This board was one of my very first test pieces for the French Polishing process, and it has an extremely high gloss. The reflection on the wood is from the desk lamp that is positioned above it, and you can see the shape of the light bulb easily. This was after several coats.
French polishing is just a method for applying shellac to wood. It is a far more involved method than brushing or rag applying the finish, however it can create an incredible gloss that will look far more beautiful than applying it using other methods.
The basic version of the technique is that shellac and alcohol are applied to a rubbing pad with a little mineral oil for lubrication. The pad is rubbed on the surface of the wood in many different directions and patterns, and the shellac is transferred to the surface.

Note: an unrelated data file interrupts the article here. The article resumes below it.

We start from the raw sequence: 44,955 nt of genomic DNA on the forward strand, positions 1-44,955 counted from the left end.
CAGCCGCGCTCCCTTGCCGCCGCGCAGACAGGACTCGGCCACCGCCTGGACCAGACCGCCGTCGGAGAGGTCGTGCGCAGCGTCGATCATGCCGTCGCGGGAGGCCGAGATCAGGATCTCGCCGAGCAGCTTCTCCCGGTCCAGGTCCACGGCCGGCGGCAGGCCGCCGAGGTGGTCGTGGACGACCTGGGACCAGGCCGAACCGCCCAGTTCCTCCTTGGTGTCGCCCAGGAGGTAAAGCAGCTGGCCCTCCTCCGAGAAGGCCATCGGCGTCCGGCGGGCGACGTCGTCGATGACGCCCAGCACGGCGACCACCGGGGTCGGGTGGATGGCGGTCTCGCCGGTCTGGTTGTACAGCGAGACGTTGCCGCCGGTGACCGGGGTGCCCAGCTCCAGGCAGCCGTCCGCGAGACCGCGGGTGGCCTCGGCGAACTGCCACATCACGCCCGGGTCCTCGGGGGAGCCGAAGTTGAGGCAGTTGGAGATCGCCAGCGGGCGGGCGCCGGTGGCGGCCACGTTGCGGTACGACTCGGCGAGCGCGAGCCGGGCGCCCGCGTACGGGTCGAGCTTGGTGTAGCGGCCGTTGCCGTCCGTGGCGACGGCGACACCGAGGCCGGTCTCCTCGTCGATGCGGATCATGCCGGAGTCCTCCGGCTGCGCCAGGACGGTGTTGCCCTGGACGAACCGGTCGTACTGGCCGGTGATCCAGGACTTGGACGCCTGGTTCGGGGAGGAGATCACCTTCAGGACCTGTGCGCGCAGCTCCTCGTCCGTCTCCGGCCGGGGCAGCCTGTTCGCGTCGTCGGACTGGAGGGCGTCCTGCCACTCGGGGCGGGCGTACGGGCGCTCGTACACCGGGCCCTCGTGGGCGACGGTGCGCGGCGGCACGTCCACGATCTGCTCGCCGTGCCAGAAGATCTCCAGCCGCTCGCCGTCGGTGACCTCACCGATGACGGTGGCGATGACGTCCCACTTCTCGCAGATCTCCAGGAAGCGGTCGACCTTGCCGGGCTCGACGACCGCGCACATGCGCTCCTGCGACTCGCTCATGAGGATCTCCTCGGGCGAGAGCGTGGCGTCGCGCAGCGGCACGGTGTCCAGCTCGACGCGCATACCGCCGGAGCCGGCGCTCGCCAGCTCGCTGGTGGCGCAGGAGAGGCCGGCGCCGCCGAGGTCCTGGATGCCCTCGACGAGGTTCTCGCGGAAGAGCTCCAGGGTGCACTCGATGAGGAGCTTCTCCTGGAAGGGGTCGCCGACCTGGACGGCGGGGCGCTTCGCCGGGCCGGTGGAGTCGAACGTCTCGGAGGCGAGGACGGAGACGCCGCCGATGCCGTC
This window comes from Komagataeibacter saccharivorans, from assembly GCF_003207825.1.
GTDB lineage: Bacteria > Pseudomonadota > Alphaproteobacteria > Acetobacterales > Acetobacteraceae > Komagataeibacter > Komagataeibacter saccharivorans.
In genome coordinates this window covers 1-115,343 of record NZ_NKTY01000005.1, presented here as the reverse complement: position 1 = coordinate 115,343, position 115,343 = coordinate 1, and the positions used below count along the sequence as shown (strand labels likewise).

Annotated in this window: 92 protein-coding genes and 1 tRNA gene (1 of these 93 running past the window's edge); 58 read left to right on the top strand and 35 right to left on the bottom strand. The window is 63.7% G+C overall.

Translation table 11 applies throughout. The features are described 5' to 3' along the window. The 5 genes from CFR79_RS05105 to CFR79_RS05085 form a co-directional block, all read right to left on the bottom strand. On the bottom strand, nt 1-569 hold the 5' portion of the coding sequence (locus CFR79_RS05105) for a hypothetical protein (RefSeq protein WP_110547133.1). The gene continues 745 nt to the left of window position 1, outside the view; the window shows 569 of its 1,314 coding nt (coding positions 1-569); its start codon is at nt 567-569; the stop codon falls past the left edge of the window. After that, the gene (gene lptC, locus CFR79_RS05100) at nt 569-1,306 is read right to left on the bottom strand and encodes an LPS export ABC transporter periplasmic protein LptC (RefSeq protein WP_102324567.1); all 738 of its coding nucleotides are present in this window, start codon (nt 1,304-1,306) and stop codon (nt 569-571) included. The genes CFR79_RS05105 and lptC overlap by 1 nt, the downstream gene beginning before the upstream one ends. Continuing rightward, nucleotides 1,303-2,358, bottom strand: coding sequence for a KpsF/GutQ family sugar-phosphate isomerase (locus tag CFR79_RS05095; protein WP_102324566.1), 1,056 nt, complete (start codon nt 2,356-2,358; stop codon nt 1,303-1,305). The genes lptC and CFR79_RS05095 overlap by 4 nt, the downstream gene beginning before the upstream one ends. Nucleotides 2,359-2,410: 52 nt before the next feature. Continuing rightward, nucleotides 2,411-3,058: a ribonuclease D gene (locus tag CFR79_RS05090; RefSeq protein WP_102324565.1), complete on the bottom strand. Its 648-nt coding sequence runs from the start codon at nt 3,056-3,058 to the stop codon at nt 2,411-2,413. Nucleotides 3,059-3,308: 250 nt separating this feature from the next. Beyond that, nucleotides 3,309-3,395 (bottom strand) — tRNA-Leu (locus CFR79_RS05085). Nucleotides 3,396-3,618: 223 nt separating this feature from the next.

These sessions are repeated with drying time in between them and the result is an extremely glossy finish that has an older look than lacquer or polyurethane. The surface will not be as durable as a modern finish, but can still be handled gently and last a long time.
The best shellac to use is de-waxed shellac flakes that are mixed with alcohol before using. These last almost forever when kept dry, and the advantage is you only need to mix up what you need each time, which saves product.
I wanted to share this for the beauty aspect more than the instruction aspect. I have a few videos on my youtube site for French Polishing if you are looking for a method. However, there are better ways to finish wood that are more durable and less time consuming than French Polishing.
Check out my article on How to Finish with Tru-Oil for a little less involved method of finishing that will look beautiful as well.
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